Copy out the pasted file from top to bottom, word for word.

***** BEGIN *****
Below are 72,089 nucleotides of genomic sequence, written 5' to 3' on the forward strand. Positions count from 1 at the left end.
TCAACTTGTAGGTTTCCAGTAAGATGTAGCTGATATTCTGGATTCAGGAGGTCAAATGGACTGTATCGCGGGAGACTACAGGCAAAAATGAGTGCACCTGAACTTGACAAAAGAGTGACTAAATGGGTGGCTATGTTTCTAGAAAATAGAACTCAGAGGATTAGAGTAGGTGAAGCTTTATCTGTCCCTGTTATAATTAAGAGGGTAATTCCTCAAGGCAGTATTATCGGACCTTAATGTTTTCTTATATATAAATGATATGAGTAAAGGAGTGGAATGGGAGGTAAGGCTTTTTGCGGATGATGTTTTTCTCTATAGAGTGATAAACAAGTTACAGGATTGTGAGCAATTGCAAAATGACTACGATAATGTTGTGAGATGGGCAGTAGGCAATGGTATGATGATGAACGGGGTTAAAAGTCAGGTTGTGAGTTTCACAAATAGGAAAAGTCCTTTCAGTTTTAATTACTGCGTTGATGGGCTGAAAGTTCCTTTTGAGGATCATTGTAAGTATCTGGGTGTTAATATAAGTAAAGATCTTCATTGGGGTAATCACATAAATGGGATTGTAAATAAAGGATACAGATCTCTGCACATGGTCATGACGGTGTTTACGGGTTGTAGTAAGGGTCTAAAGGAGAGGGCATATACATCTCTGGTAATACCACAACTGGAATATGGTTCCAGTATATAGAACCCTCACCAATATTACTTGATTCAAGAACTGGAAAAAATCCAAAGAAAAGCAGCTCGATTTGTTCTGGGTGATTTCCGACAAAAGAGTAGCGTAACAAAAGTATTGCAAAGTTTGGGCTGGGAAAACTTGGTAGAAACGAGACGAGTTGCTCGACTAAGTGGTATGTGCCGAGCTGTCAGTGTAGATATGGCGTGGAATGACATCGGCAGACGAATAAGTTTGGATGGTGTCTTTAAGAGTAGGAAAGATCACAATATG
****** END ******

Below are 72,089 nucleotides of genomic sequence, written 5' to 3' on the forward strand. Positions count from 1 at the left end.
TCAACTTGTAGGTTTCCAGTAAGATGTAGCTGATATTCTGGATTCAGGAGGTCAAATGGACTGTATCGCGGGAGACTACAGGCAAAAATGAGTGCACCTGAACTTGACAAAAGAGTGACTAAATGGGTGGCTATGTTTCTAGAAAATAGAACTCAGAGGATTAGAGTAGGTGAAGCTTTATCTGTCCCTGTTATAATTAAGAGGGTAATTCCTCAAGGCAGTATTATCGGACCTTAATGTTTTCTTATATATAAATGATATGAGTAAAGGAGTGGAATGGGAGGTAAGGCTTTTTGCGGATGATGTTTTTCTCTATAGAGTGATAAACAAGTTACAGGATTGTGAGCAATTGCAAAATGACTACGATAATGTTGTGAGATGGGCAGTAGGCAATGGTATGATGATGAACGGGGTTAAAAGTCAGGTTGTGAGTTTCACAAATAGGAAAAGTCCTTTCAGTTTTAATTACTGCGTTGATGGGCTGAAAGTTCCTTTTGAGGATCATTGTAAGTATCTGGGTGTTAATATAAGTAAAGATCTTCATTGGGGTAATCACATAAATGGGATTGTAAATAAAGGATACAGATCTCTGCACATGGTCATGACGGTGTTTACGGGTTGTAGTAAGGGTCTAAAGGAGAGGGCATATACATCTCTGGTAATACCACAACTGGAATATGGTTCCAGTATATAGAACCCTCACCAATATTACTTGATTCAAGAACTGGAAAAAATCCAAAGAAAAGCAGCTCGATTTGTTCTGGGTGATTTCCGACAAAAGAGTAGCGTAACAAAAGTATTGCAAAGTTTGGGCTGGGAAAACTTGGTAGAAACGAGACGAGTTGCTCGACTAAGTGGTATGTGCCGAGCTGTCAGTGTAGATATGGCGTGGAATGACATCGGCAGACGAATAAGTTTGGATGGTGTCTTTAAGAGTAGGAAAGATCACAATATG